StarTiger - Dropship
StarTiger: Terrestrial Dropship Demonstrator
The StarTiger: Terrestrial Dropship Demonstrator project is a project in the frame of ESA's StarTiger initiative. The project aims at the terrestrial demonstration of a planetary landing mission in which a rover is deployed on a planetary surface by means of a flying platform inspired by the well-known Skycrane. A multi-copter platform is used as subsitute for the rocket propusion Skycrane and is equipped with optical and inertial navigation, hazard detectiom and avoidance, a flight computer for execution of the autonomus landing sequence and a winch and bridle system for rover deployment. The DFKI is responsible for the mechatronics design, test and integration of the three subsystems winch, rover mockup and rover release.
|Duration:||01.10.2013 till 30.06.2014|
|Donee:||German Research Center for Artificial Intelligence GmbH|
|Partner:||Airbus DS, spin.works, TU Poznań|
SAR- & Security Robotics
The project lead is at EADS Astrium Bremen (now: Airbus DS). The DFKI takes part in the project as a subcontractor. Apart from the DFKI, EADS Astrium France, spin.works from Portugal and the TU Poznań, Poland are subcontractors. During the project, all engaged researchers are collocated at the Astrium site in Bremen.
The project aims at a terrestrial demonstration of a planetary landing with a system similar to the Skypcrane already successfully employed by NASA to safely land a rover on the surface of Mars. For the Dropship project, a multi-copter platform (the so called Dropter) is developed by TU Poznań. It is equipped with a flight control that takes care of autonomous attitude control and the mission sequence execution. A visual and inertial navigation, including HAD (hazard detection and avoidance) is developed by the project partner spin.works.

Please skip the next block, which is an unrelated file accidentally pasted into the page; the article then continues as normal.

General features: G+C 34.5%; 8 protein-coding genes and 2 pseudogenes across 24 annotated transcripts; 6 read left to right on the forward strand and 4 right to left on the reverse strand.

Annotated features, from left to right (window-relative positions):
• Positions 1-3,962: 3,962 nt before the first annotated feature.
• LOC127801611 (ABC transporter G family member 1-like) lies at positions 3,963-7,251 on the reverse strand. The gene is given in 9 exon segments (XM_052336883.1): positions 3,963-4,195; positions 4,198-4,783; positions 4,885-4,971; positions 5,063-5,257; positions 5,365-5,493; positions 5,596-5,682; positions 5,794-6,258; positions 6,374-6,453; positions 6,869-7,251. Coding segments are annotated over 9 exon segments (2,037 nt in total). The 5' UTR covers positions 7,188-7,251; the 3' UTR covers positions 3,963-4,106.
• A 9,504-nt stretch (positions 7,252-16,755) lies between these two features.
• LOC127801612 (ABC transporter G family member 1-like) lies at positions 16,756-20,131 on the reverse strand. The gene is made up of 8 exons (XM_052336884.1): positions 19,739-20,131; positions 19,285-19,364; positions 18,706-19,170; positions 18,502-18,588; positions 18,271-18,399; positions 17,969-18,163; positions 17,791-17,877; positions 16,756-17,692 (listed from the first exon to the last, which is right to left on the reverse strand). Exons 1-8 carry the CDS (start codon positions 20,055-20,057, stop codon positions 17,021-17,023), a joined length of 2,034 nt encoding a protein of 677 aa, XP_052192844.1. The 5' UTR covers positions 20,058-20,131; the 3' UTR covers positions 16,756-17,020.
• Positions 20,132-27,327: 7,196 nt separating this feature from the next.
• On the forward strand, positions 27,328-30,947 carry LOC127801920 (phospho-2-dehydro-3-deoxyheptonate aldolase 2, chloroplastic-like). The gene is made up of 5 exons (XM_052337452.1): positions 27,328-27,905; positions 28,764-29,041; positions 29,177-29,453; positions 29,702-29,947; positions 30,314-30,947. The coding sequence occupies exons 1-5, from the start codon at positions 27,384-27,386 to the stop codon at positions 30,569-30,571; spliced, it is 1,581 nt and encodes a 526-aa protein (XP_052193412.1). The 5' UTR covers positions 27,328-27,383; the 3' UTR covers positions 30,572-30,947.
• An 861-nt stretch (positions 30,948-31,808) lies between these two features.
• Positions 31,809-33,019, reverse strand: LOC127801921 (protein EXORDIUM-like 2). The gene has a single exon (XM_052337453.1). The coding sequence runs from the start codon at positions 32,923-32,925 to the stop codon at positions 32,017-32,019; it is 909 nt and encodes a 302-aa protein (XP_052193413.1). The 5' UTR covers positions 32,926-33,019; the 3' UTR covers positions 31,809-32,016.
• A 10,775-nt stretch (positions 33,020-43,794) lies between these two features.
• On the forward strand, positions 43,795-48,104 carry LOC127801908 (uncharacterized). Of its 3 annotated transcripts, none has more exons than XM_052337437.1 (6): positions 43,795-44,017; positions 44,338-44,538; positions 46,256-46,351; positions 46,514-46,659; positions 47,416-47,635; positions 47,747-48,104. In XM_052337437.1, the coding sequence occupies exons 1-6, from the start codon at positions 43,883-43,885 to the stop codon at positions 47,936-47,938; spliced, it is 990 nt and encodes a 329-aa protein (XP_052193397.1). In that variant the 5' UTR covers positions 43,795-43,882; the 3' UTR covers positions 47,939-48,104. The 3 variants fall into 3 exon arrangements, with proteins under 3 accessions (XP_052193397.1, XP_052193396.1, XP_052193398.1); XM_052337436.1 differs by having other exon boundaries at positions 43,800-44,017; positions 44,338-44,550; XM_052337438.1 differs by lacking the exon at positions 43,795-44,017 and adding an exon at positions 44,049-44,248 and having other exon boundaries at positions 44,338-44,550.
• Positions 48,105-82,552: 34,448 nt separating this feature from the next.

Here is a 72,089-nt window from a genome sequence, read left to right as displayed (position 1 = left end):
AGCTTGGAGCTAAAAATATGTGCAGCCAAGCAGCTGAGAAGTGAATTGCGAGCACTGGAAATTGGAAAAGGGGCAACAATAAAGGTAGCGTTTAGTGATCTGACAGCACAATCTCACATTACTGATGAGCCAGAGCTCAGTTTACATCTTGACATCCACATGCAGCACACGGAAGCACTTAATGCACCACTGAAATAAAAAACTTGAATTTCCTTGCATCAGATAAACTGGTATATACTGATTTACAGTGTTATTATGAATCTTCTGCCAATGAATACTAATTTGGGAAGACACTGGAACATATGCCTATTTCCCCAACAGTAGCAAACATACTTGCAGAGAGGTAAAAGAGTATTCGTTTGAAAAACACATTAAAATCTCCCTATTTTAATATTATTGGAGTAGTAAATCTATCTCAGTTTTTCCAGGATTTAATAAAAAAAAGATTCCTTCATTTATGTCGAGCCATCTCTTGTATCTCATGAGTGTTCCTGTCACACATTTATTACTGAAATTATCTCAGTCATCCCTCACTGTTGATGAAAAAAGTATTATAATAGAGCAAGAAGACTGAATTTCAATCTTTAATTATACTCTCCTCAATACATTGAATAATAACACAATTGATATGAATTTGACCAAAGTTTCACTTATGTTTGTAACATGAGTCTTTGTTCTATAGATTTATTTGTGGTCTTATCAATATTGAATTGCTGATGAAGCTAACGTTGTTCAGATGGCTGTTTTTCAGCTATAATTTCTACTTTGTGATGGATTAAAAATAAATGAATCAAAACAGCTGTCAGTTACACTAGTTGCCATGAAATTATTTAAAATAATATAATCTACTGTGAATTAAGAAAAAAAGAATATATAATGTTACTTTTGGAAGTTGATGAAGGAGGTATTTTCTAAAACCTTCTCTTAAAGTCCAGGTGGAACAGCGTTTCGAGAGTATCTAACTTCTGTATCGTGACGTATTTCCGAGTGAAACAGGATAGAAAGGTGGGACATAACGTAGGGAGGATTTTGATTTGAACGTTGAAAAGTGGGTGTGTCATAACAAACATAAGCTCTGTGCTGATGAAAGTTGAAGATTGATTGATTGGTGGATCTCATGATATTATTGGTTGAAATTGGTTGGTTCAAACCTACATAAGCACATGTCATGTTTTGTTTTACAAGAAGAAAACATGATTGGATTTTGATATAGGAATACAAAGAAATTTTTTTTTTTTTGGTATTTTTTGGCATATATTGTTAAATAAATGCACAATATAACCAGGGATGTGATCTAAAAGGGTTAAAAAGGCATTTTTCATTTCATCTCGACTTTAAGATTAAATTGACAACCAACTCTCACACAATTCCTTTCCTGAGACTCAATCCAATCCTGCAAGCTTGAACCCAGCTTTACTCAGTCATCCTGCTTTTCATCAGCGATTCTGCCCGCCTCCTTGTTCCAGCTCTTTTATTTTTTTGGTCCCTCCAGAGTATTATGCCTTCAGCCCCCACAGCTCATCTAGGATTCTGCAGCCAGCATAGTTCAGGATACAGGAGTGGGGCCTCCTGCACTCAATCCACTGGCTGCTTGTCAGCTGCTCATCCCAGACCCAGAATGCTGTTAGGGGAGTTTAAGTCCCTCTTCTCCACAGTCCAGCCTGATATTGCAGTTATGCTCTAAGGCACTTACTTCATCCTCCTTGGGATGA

The DFKI is responsible for the mechatronic subsystem development of the lowering mechanism (winch, bridle) the rover mock-up and the rover release mechanism.
Video der finalen Flugversuche auf dem Testgelände in Trauen. Die gesamte Mission mit manuellem TakeOff, autonomer Flugphase, abseilen des Rovers, Bodendetektion und Rover-release wurde erfolgreich durchgeführt. (Quelle: ESA/ DFKI/ Spin.Works/ Poznań University of Technology, IAII/ Airbus Defence & Space)
Video vom autonomen Absetzen des Rovers durch die fliegende Plattform. (Quelle: Florian Cordes/ DFKI GmbH, Airbus DS)